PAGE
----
About 20% of the library collection is in French; we prioritize French books.
Large number of book series included in plans
It felt that earlier years would provide electronic (digitzed after the fact)
It’s an onerous activity, due to limitations in Innovative for loading data, and also because ebook records from aggregators (eg ebrary) strip out the ISBNs - and also because price information needs to be removed, and there are multiple ISBNs in some cases. It’s time consuming. potential issues with the ISBNs in Ebrary records and also a generic problem with all of our records, extracting multiple ISBNs ISBN column for the ebrary list, and there are about 52,000 titles that don’t have an ISBN (out of 59,000) No customization of records
(YBP has also kindly offered to scrub our multi-ISBNS and extraneous ISBN data for us as wel l. How can you distinguish in the catalogue between the ‘discovery’ records (ebooks available but not yet purchased) and the full records (ebook titles purchased)? For the purchased ebooks, the 960 field in the MARC record will indicate ‘MR944’ and ‘ybpda’ (vendor code). For the non-purchased books, these will not appear
DDA ebooks pilot project in History and Religious Studies_Univ Ottawa
Filling in the Gaps: DDAe-books pilot project in ReligiousStudies and HistoryATLA 2013Jennifer Dekker & Tony HoravaUniversity of Ottawa, Canada
Outline• University of Ottawa introduction• The Library – a snapshot• Collection development strategies for books• Setup issues and challenges• History & Religious Studies departments• Project goals• Project analysis
University of Ottawa – located inCanada’s capital
University of Ottawa– a snapshot• North America’s largest bilingual university (English/French)• One of Canada’s top 10 research universities• We are an ARL member (as of 2010)• Students and faculty from 150 countries• In Fall 2012 : 42,027 students enrolled– 35,700 undergraduates– 6,327 graduates• 10 Faculties:Arts, Social Sciences, Education, Management, Science,Engineering, Common Law, Civil Law, Health Sciences and Medicine.• Four libraries ( Arts & Sciences, Health Sciences, Law, Management)
The Library – by the numbers• Collection budget: 15.7M (2013/14)• About 60% dedicated to serials & other ongoing commitments• 160 FTE staff: 45 Librarians and 115 administrative staff• 25,095 journal subscriptions• 94,045 accessible journals• 2,247,148 print books• 727,610 Ebooks• 745 research databases• ~100,000 books & other items acquired 2012-13
Library strategy for books• A mix of parallel approaches :• Frontlist agreements with major publishers for ebooks;• Print books on approval;• Ebooks on approval (e-preferred plans);• Print and and ebooks as firm orders;• Subscription to ebook collections where appropriate (egComputer science)• Consortial opportunities in Canada• Demand-driven opportunities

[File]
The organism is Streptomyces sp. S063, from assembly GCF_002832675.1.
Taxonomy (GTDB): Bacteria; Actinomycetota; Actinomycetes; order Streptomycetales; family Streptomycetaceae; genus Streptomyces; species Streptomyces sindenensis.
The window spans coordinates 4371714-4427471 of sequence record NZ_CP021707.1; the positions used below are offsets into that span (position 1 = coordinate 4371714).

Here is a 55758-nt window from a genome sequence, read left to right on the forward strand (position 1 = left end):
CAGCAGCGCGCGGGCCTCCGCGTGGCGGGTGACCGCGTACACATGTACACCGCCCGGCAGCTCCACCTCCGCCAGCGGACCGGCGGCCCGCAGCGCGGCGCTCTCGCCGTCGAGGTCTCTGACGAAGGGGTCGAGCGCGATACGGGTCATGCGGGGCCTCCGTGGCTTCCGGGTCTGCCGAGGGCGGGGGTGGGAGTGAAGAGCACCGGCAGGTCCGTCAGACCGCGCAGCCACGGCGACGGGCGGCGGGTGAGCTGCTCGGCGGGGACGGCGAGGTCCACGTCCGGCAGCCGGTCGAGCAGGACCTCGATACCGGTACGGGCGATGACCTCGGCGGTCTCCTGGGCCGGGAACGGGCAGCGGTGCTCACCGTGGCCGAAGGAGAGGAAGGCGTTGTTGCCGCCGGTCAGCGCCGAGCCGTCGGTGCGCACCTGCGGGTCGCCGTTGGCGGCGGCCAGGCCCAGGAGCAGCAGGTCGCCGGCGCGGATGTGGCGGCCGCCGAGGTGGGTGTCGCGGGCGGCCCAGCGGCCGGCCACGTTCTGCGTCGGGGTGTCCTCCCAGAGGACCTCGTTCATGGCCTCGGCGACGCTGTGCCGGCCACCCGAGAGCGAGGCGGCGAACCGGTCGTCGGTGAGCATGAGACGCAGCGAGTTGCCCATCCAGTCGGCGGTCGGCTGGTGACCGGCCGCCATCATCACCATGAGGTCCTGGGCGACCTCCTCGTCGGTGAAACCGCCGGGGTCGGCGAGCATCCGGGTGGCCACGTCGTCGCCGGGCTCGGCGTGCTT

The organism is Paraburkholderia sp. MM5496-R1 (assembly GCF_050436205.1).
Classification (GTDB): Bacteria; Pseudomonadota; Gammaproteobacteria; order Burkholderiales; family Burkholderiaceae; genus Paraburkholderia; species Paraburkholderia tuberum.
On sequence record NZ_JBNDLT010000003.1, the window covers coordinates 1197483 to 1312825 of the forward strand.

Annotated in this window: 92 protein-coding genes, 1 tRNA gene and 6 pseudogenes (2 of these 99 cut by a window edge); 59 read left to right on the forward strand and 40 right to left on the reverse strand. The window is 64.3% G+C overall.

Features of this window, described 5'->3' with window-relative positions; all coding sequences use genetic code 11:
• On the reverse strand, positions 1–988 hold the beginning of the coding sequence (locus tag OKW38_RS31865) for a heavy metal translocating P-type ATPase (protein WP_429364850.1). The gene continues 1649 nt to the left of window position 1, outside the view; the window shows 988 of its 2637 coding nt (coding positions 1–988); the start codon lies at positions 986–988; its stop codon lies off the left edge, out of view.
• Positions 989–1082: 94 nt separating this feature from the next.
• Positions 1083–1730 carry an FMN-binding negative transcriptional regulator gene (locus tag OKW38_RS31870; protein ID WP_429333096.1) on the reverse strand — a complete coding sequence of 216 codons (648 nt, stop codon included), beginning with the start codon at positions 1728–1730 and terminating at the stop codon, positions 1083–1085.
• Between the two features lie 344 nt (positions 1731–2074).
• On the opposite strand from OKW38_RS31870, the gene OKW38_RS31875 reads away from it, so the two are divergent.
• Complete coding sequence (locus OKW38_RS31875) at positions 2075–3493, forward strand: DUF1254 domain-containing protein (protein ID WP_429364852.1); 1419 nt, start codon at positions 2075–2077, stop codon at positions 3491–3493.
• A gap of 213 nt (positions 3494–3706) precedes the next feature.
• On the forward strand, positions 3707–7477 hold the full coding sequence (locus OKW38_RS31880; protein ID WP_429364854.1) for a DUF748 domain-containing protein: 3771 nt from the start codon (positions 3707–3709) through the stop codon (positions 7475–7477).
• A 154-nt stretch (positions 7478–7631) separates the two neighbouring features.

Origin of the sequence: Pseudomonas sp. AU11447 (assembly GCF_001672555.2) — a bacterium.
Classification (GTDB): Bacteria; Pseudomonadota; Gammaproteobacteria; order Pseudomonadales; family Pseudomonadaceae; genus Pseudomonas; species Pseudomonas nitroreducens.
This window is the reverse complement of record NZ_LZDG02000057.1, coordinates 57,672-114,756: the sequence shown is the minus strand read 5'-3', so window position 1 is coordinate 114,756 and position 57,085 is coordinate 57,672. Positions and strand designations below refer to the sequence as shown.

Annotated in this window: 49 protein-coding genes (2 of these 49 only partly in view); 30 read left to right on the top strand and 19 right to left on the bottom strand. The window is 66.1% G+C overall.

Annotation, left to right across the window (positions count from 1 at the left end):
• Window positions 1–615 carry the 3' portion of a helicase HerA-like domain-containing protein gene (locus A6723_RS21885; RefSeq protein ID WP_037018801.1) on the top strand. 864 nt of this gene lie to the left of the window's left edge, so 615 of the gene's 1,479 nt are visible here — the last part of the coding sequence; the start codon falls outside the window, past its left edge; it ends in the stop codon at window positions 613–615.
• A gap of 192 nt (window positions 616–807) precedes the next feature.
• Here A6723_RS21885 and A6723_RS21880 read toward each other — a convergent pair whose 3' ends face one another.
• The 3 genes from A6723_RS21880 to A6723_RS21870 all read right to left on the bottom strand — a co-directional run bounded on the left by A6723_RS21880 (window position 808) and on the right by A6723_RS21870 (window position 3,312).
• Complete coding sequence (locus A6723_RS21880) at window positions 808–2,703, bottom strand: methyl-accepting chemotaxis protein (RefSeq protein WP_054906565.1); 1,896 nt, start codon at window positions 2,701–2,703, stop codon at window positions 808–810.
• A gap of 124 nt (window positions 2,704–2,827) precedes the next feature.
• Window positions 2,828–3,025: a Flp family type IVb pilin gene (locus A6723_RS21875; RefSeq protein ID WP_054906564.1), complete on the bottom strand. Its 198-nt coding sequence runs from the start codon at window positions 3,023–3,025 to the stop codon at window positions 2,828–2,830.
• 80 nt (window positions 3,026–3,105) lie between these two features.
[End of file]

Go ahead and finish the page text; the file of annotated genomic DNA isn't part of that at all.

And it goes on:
Relationship withYBP• Principal book vendor since 2004; the result of a multi-yearapproval plan pilot process with several vendors• We buy US, UK, English Canadian, and other English booksworldwide fromYBP• Approval plans in all disciplines: Humanities, Social Sciences,Science and Engineering, Law, Medicine, etc.• Ratio of firm orders to approvals: 60/40• 50% of total purchases are fromYBP and arrive Shelf-ready;MARC records received from OCLC• Each subject librarian manages his or her own profile; non-subject parameters are set at the plan level.
Initial decision-making forproject…• Choice of platform : ebrary• Choice of format: ebook rather than p book• Purchase rather than short-term rental• SUPO (single user purchase option) • Choice of payment mode: deposit account• Special fund account• Funding from the Morisset Library (Arts and Sciences) book budget.
Initial decision-making (cont’d)• Integration with existing approval plans was important;automatic books would still arrive• The new DDA plan was carved out of the slips portion of theYBP approval profile• The creation of a retrospective pool of matching titles wascrucial for the goals of this project: no cut-off date (except de-duplication only done on last 5 years of holdings).
DDATrigger eventsAny of these activities:- User views the content of oneebook for ten consecutiveminutes, or- User views ten unique pages ofone ebook, or- One page (or portion thereof)of an ebook has been copied orprinted.
Setup issues• De-duping essential:• Block publishers with whom we have blanket agreements forfrontlist ebook coverage; and block what we acquired viaconsortial purchase (OCUL* PDA pilot in 2010 and CRKN**purchase in 2008);• We useYBP Library Holdings Load Service for duplicationdetection (5 years of holdings);• Update loading was done - it is now done on a monthly basiswith our OCLC reporting.• *Ontario Council of University Libraries (provincial)• ** Canadian Research Knowledge Network (federal)
Setup issues (loaders)• We created a discovery loader that matches on the titleaggregator (ebrary) number in the 001 field and discardsdiscovery records that match our holdings - to take intoaccount the lack of, or unreliability, of ISBNs. • Ebrary records do not have an ISBN 020 field (stripped out bythe vendor during the batch record creation) but they do havea 001 field (aggregator title number).• We decided to report only for the last 5 years of holdings• A point-of-invoice loader created to replace the discoveryrecords for triggered titles with full records by matching onthe 035 field (ebrary)• Librarians are able to recognize a DDA title in the catalogue,via the fund code and vendor code in the MARC record anddistinctive call number.